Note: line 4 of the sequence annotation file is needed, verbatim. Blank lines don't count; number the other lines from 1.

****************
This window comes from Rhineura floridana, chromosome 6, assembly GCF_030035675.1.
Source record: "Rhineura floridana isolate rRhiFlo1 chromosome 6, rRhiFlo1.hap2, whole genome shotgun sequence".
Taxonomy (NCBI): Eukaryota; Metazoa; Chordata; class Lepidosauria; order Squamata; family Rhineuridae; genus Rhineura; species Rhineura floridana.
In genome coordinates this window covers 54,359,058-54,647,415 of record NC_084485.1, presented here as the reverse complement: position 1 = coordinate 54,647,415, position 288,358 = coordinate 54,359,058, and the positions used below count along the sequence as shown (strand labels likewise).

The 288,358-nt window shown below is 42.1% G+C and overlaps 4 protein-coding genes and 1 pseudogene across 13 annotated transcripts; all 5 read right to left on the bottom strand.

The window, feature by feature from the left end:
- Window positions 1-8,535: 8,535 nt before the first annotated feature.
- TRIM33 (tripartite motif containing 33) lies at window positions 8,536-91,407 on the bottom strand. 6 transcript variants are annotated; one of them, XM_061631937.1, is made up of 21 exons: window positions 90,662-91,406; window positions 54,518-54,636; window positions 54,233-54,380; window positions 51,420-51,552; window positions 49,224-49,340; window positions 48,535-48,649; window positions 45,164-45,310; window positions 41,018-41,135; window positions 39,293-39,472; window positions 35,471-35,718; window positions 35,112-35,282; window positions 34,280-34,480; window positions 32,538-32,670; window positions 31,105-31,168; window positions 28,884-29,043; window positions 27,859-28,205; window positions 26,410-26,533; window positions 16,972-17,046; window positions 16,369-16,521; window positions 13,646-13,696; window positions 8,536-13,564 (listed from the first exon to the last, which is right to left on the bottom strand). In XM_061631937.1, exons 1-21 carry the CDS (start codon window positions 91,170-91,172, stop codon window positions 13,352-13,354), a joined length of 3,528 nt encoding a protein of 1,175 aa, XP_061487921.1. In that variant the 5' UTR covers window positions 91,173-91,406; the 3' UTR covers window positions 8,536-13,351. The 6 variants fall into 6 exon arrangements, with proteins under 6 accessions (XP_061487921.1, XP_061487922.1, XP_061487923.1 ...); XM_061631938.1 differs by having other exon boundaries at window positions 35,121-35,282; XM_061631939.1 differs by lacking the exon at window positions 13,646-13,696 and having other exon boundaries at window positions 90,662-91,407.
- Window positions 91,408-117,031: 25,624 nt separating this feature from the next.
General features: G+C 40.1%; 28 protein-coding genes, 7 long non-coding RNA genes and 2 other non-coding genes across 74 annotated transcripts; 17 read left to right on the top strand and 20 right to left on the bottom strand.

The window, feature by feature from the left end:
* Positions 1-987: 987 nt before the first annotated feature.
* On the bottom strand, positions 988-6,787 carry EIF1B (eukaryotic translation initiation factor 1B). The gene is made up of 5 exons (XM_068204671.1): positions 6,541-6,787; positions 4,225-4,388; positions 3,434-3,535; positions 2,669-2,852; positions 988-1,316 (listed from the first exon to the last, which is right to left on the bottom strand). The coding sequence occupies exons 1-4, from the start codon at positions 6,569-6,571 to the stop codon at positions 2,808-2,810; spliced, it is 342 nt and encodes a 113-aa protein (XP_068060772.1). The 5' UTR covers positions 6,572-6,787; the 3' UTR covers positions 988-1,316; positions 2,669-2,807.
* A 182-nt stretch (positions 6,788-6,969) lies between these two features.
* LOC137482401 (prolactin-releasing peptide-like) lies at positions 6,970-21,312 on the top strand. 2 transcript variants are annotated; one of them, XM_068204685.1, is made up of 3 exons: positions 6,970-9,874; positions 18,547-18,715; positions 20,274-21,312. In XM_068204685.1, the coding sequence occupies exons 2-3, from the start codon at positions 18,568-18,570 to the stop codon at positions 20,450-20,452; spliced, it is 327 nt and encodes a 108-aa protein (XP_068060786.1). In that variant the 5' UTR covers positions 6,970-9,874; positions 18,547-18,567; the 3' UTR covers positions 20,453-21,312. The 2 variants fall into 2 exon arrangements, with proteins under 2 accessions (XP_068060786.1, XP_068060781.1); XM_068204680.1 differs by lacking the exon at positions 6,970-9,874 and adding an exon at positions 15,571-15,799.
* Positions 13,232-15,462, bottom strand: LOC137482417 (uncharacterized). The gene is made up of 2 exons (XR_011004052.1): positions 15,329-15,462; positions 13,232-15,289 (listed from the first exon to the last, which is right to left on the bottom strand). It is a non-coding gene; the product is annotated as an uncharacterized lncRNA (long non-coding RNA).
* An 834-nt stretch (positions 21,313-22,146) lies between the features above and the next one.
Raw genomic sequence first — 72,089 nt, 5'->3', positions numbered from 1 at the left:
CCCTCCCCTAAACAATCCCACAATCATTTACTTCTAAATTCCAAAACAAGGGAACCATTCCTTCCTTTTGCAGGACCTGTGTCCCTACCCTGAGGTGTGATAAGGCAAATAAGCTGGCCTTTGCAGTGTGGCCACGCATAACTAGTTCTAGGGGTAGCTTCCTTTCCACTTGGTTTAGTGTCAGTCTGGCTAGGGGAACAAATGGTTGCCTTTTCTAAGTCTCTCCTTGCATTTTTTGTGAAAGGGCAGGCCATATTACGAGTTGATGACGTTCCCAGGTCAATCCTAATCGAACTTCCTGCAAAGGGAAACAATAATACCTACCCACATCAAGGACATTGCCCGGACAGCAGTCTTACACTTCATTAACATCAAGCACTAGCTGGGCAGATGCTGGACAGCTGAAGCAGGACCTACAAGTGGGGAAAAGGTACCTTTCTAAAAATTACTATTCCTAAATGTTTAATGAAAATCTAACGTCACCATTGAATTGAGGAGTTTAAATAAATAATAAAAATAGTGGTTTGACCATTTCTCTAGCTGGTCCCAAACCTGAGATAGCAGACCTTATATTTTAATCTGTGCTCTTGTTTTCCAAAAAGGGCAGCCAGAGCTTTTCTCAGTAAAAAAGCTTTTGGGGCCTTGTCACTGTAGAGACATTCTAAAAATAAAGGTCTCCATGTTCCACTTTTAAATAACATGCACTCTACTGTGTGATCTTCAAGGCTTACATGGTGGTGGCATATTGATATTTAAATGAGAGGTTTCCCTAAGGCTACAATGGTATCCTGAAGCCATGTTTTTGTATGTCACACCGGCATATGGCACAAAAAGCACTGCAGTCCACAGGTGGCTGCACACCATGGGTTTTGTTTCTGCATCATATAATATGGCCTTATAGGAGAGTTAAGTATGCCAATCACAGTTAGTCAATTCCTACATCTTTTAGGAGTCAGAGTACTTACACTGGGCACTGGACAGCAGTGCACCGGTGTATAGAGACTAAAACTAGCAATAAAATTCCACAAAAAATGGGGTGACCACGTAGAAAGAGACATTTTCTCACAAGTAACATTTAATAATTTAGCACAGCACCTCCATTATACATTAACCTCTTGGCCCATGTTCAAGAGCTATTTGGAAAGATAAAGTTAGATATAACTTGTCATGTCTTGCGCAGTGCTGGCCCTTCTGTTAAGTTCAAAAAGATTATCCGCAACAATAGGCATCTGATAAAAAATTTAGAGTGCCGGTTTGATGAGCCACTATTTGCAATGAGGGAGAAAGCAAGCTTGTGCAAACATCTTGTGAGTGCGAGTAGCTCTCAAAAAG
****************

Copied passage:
In genome coordinates this window covers 54,359,058-54,647,415 of record NC_084485.1, presented here as the reverse complement: position 1 = coordinate 54,647,415, position 288,358 = coordinate 54,359,058, and the positions used below count along the sequence as shown (strand labels likewise).